Idaho's latest tax revenue data confirms that the state saw a $12.6 million shortfall in December, but state chief economist Mike Ferguson continues to point out potential bright spots in dim overall numbers. Ferguson's newest tax revenue projections, which were made public during Gov. Butch Otter's state budget presentation, started with December, so the shortfall is being viewed by some lawmakers as a bad sign for the state economy.
Prelimary revenue numbers for December initially showed a $13 million shortfall, but that was reduced to $12.6 by mid-January. The shortfall was a key factor in a decision last month by a panel of lawmakers to create a lower revenue forecast for the next state budget. Preliminary data for January should be available to lawmakers in the next few days, and could also adjust the revenue projections lawmakers use to write the budget.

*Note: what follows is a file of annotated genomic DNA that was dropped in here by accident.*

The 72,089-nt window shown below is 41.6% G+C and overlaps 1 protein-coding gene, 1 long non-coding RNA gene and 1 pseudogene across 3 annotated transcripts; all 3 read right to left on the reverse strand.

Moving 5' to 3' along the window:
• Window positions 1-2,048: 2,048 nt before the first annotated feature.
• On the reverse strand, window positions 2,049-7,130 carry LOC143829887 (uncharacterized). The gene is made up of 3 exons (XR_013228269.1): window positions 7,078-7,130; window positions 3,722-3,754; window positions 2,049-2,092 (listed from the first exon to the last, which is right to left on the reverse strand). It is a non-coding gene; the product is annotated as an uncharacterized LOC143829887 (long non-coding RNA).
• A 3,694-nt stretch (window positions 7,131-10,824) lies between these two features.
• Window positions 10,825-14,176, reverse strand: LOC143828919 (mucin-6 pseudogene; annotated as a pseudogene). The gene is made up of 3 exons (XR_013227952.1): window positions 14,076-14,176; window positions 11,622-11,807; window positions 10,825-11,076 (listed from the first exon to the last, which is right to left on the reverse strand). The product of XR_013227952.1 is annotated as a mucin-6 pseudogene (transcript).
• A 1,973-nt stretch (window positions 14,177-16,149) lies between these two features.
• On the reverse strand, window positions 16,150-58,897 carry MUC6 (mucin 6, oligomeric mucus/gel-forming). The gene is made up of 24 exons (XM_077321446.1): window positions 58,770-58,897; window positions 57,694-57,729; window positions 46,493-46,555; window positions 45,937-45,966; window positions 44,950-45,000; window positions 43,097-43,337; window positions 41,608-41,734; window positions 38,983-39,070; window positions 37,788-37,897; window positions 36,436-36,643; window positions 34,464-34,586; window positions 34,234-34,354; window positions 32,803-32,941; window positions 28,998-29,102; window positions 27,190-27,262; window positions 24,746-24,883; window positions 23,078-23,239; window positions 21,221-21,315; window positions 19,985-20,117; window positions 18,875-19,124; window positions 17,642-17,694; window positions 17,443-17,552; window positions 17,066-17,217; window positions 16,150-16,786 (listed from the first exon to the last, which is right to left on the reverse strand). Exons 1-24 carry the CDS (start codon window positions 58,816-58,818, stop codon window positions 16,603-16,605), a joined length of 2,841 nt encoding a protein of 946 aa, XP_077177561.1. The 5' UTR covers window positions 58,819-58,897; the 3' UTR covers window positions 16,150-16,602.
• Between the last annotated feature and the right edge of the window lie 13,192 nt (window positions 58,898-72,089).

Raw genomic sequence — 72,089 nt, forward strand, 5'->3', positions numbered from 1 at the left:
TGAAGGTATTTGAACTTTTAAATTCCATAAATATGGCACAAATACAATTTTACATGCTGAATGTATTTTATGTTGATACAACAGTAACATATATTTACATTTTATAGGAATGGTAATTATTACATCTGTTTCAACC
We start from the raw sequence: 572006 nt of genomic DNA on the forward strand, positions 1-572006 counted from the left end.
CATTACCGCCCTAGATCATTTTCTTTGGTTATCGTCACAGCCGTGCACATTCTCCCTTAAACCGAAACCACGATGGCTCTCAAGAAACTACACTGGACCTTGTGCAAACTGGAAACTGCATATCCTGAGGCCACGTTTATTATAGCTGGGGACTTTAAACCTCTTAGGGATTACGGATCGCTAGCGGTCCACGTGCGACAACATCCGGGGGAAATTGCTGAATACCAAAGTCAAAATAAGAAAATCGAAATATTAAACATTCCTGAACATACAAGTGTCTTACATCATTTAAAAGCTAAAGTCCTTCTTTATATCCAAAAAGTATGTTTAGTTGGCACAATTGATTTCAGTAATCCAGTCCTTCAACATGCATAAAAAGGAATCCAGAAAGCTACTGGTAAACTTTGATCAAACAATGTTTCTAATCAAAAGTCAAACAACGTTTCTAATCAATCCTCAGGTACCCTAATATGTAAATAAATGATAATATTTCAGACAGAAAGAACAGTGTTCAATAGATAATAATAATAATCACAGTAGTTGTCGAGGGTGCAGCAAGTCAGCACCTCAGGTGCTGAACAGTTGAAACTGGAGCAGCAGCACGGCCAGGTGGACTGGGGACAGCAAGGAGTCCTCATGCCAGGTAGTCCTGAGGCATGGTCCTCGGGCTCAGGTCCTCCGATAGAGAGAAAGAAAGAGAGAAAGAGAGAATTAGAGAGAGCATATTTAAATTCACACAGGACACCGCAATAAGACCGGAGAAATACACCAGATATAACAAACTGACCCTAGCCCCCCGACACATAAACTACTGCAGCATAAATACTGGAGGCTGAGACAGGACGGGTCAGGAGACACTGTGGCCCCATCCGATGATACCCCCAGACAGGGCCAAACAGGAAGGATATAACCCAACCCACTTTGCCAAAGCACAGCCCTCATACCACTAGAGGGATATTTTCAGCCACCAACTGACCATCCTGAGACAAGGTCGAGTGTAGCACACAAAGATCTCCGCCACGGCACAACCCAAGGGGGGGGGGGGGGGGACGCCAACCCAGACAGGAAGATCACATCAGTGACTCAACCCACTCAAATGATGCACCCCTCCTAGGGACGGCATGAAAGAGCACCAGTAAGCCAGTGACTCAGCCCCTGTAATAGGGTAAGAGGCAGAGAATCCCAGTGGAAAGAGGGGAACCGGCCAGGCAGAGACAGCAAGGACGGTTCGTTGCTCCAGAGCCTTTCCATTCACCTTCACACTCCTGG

Ferguson said in his monthly report, Idaho Outlook, that some positives for the state economy were hidden by the overall shortfall. "The bottom-line number masks some quite positive revenue performance in two key components of the General Fund revenue stream," Ferguson said in the report. "Specifically, sales tax receipts [and] withholding collections." Sales tax collections were only $0.1 million below expectations, which is the best since July. December has one of the higher sales tax projections due to holiday shopping purchases. Paycheck withholding collections were slightly above expectations, according to Ferguson. However, personal income tax collections were down $11.6 million for the month. Ferguson said in the report that filing collections led to that hole, and that he doesn't expect to see a similar gap in the future.